Ron Koertge wrote The Brimstone Journal as journal enteries. This book has you at the edge of your seat and is full of suspense. At Branstion High School students are not any different from the students at Union High. You have the jock, Damon who is conceited and all about himself. Then there's Sheila, the lesbian, who is in love with a girl named Monica who doesn't love her back. Then there's Neesha, the hood girl who says whats on her mind. Then the angry Boyd. Boyd is basically fed up with being bullied around by everyone, and he is plotting to get back at anyone who has made his life hard. The characters in The Brimstone Journal have all types of problems like any normal person have. Although the book was good, it left you hanging wondering what was next. This book is so real.

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  • Anonymous

    Posted January 25, 2007

    The Brimestone Journal Review

    Ron Koertge wrote The Brimstone Journals in freeverse by teens who all go to the same school. One of the characters I liked was Kelli because she eas stressed at first and then she started taking control of her life. Another character that I liked was Lester who was negative at first but became popular. A third character I liked was Carter Because he is rich but then became respectful to others. These are just some of the great characters in The Brimmstone Journals.

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  • Anonymous

    Posted January 24, 2007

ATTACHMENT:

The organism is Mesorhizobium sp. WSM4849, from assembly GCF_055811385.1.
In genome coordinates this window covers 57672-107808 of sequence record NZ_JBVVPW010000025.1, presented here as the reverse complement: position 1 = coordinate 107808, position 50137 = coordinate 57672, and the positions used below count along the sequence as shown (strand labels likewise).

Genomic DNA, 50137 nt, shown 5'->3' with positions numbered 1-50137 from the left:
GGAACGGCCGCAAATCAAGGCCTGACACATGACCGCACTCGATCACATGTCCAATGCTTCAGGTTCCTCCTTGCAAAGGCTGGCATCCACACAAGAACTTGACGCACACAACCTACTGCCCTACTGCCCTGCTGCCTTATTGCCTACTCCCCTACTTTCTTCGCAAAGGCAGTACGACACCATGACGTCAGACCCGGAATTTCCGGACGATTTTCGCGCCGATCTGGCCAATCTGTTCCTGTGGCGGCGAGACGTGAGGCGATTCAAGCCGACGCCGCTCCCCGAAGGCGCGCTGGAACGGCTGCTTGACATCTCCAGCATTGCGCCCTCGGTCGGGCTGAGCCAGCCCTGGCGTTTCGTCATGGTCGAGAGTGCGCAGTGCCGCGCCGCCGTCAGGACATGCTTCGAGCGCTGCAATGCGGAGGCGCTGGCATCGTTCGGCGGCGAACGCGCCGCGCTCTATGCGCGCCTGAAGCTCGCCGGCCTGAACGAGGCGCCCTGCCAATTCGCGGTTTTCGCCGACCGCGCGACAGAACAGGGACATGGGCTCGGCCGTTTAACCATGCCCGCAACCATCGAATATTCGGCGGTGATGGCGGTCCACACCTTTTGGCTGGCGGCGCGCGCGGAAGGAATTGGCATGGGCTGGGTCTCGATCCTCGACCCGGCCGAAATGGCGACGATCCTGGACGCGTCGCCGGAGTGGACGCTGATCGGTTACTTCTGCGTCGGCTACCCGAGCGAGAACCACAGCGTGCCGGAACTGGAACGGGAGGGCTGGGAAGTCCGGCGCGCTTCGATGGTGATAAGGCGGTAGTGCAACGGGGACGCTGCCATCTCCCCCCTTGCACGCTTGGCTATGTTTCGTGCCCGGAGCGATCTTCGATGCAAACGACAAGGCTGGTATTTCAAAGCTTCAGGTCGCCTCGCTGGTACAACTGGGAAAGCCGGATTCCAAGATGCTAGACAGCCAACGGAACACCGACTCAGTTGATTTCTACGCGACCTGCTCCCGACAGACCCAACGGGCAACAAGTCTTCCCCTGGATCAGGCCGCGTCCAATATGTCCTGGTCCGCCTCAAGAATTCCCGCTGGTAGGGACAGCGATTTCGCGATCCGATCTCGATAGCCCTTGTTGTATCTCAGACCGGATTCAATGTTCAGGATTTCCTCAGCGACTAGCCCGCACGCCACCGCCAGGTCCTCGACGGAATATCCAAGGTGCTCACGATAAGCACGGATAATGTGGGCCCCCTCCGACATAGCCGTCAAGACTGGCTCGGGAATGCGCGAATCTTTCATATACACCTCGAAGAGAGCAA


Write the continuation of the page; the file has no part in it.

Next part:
Journals of Reality

    Ron Koertge wrote The Brimstone Journal, as journal entries by the senior class of Branston High. The way these kids wrote was very realistic, ranging from sluts to hypocrits, racists, people who want to solve things with violence, dudes who just want sex, sport freaks, lesbians, and people who are obsessed with their weight. Rob is the person in a teenage world looking for nothing but girls and sex, cooking for victims to take their virginity. Meredith is the teenager who would give up her body to older men with money, but later tries to turn her life around. Carter is the new kid rolling in to a new school, not knowing anyone, and thinks he's better than everybody before getting to know them. Boyd is the racist teenager, who had a bad father at home, and that anger towards his father results in hostality other people. This book is a great book, and after reading this you would look at the teens in your life closer.

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  • Anonymous

    Posted January 24, 2007

    Student Connections

    Ron Koertge's will really connect to many high school students that are typical. Memorable characters are Damon,the Jock, Carter,the Prrp, and Allison, who has an issue with her step-father hitting on her. Brimstone Journals is a book with maximum effect. Each of the students are strong, Neesha is the onewho stands out with her Black Pride. Soon after you rad this book it will make you think back on how you act.

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  • Anonymous

    Posted January 25, 2007

    Good Characters

    Ron Koertge wrote The Brimstone Journals as journal entries. My favorite character from this book is Allison. I think she is very strong to take all the abuse from her step father. Another good character was Carter. I like him because he showed feelings for Neesha when nobody else does. Kelli was confused about her feelings toward her boyfriend. Boyd, who is violent an angry, plans to blow up the school. I really didn't like Boyd because of the way he acts and he is always threating people. This book isn't a book I would read on my own, and I wouldn't recommend it to others.

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  • Anonymous

    Posted January 25, 2007

    The Hardy Review